Saturday, January 04, 2014

QUESTION OF THE WEEK: Do fossils show signs of rapid burial?

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January 4, 2014

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Q: Do fossils show signs of rapid burial?

A: An oft-repeated series of textbook illustrations shows a hypothetical animal dying alongside a stream. Before nature's degradative influences have full sway, the stream overflows, burying the carcass in mud, protecting it from ruin. Over the years, the mud accumulates around the remains, and eventually the entire region subsides, allowing even greater thicknesses of lake bottom or ocean bottom mud to blanket the area, mineralizing the bones and consolidating the mud into rock. Eventually, the region rises again, and erosion exposes the now-fossilized remains.
This scenario would, no doubt, be applicable in rare cases, but it ignores significant advances in sedimentation theory made in recent decades. Geologists now recognize that most rock units are the result of widespread, high-intensity processes, accomplishing in minutes what has traditionally been attributed to slow and gradual processes.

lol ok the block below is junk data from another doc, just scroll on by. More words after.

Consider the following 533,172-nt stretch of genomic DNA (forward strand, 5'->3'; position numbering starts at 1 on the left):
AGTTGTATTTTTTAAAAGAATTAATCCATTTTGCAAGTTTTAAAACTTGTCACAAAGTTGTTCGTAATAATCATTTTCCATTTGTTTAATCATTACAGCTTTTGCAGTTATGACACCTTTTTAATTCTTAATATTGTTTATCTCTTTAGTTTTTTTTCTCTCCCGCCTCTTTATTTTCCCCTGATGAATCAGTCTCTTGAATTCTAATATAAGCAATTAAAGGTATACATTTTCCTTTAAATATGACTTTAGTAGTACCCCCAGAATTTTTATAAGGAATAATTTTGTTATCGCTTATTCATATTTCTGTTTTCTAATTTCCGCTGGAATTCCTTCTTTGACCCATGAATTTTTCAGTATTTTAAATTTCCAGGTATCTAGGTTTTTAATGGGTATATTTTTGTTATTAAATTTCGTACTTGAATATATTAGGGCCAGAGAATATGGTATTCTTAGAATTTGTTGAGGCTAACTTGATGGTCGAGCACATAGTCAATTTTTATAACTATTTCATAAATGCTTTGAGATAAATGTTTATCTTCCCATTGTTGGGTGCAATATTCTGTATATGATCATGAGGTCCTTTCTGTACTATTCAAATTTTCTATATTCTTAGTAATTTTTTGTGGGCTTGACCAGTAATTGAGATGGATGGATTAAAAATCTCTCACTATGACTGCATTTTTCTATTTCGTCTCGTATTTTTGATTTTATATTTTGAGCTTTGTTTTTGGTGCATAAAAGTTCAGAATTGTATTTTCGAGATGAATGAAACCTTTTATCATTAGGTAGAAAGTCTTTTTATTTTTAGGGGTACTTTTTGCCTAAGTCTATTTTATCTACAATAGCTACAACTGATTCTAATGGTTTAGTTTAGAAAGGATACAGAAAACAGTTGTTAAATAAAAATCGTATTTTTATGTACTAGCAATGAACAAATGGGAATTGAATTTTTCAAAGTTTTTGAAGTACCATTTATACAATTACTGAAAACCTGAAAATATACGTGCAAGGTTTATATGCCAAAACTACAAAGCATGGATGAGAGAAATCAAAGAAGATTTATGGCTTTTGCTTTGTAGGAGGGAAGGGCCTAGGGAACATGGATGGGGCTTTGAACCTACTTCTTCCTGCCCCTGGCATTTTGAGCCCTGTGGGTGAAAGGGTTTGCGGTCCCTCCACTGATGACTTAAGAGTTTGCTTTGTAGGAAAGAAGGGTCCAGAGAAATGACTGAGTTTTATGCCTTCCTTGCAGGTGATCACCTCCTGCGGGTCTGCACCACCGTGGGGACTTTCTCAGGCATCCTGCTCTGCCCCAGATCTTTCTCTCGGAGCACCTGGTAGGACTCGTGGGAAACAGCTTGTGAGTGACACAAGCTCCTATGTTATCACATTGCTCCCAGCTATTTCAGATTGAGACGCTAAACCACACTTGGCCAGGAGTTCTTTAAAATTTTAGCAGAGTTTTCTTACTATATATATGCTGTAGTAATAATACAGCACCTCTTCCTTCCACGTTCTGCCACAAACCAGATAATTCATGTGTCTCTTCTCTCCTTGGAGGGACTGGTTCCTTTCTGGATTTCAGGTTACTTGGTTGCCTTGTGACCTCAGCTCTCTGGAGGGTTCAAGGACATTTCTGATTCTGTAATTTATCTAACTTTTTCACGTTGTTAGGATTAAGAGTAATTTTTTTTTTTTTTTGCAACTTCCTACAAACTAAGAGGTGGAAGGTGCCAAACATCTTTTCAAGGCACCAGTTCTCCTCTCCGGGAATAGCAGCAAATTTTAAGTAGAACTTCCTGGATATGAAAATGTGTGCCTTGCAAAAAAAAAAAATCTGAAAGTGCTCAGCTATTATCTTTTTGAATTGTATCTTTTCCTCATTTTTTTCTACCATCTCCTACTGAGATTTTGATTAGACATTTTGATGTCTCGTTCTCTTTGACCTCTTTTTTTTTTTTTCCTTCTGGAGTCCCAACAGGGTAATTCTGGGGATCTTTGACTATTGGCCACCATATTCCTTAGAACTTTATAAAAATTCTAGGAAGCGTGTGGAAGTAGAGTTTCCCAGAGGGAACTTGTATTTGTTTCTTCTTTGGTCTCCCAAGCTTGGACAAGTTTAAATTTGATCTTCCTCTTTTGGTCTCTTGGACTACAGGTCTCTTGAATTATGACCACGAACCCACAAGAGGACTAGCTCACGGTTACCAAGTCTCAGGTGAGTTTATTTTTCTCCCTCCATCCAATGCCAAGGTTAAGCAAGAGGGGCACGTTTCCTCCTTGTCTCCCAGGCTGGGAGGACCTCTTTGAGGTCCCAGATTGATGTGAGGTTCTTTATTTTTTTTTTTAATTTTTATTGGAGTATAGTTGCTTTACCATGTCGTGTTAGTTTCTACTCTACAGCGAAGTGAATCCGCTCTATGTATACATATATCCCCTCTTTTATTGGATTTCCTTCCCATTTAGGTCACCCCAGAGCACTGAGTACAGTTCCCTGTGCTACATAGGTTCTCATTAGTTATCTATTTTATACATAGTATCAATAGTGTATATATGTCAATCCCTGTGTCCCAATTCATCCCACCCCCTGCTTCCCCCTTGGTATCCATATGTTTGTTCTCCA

A global Flood would have done what major floods do. Such a Flood would have eroded and dissolved both soil and rock. Fragments would have been transported and redeposited elsewhere as sediments full of dead plants and animals, the creatures that died in Noah's Flood. Now we observe those sediments hardened into sedimentary rock layers, while the dead things have hardened into fossils.
Read the whole article from The New Answers Book 3 to see how the Bible's history helps us understand the fossil record.

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News to Know Quick Look

Duck-billed Dinosaur's Cranial Crest Has Paleontologists Crowing: The paleontologist who found the crested duck-billed dinosaur was correct that preservation of soft tissue demands special conditions—in particular, rapid burial.
Life Lessons Illustrated in the Animal Kingdom: In 2013, it seems that animals—ever a prominent theme for evolutionary biologists—have proven a marvelous showcase for God's designs.
Comb Jelly: World's Most Primitive Animal? Evolutionists are having a difficult time deciding which animal came first: the sea sponge, comb jellies, or placozoans.

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